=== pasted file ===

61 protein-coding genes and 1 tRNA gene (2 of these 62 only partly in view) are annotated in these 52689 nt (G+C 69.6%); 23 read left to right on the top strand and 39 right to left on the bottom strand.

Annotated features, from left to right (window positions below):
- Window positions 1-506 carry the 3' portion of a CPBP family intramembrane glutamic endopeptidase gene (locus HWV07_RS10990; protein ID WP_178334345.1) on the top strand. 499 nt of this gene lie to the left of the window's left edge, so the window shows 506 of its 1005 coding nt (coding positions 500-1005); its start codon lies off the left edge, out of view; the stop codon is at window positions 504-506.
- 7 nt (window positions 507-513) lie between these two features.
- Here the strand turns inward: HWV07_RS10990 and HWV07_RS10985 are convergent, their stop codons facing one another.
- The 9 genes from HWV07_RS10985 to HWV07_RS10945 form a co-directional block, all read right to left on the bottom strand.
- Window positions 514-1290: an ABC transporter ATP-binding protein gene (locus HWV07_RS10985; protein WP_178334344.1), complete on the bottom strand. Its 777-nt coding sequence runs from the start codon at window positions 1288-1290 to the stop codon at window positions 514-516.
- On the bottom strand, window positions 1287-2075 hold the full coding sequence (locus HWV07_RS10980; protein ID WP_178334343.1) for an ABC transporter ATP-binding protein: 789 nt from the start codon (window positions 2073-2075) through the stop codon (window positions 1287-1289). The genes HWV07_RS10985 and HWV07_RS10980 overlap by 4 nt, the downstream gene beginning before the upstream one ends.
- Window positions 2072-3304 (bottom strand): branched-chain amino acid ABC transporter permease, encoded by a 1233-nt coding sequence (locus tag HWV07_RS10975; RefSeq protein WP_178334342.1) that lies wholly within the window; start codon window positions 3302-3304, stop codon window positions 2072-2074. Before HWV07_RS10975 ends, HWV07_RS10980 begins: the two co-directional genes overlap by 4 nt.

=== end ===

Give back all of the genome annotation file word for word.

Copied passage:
61 protein-coding genes and 1 tRNA gene (2 of these 62 only partly in view) are annotated in these 52689 nt (G+C 69.6%); 23 read left to right on the top strand and 39 right to left on the bottom strand.

Annotated features, from left to right (window positions below):
- Window positions 1-506 carry the 3' portion of a CPBP family intramembrane glutamic endopeptidase gene (locus HWV07_RS10990; protein ID WP_178334345.1) on the top strand. 499 nt of this gene lie to the left of the window's left edge, so the window shows 506 of its 1005 coding nt (coding positions 500-1005); its start codon lies off the left edge, out of view; the stop codon is at window positions 504-506.
- 7 nt (window positions 507-513) lie between these two features.
- Here the strand turns inward: HWV07_RS10990 and HWV07_RS10985 are convergent, their stop codons facing one another.
- The 9 genes from HWV07_RS10985 to HWV07_RS10945 form a co-directional block, all read right to left on the bottom strand.
- Window positions 514-1290: an ABC transporter ATP-binding protein gene (locus HWV07_RS10985; protein WP_178334344.1), complete on the bottom strand. Its 777-nt coding sequence runs from the start codon at window positions 1288-1290 to the stop codon at window positions 514-516.
- On the bottom strand, window positions 1287-2075 hold the full coding sequence (locus HWV07_RS10980; protein ID WP_178334343.1) for an ABC transporter ATP-binding protein: 789 nt from the start codon (window positions 2073-2075) through the stop codon (window positions 1287-1289). The genes HWV07_RS10985 and HWV07_RS10980 overlap by 4 nt, the downstream gene beginning before the upstream one ends.
- Window positions 2072-3304 (bottom strand): branched-chain amino acid ABC transporter permease, encoded by a 1233-nt coding sequence (locus tag HWV07_RS10975; RefSeq protein WP_178334342.1) that lies wholly within the window; start codon window positions 3302-3304, stop codon window positions 2072-2074. Before HWV07_RS10975 ends, HWV07_RS10980 begins: the two co-directional genes overlap by 4 nt.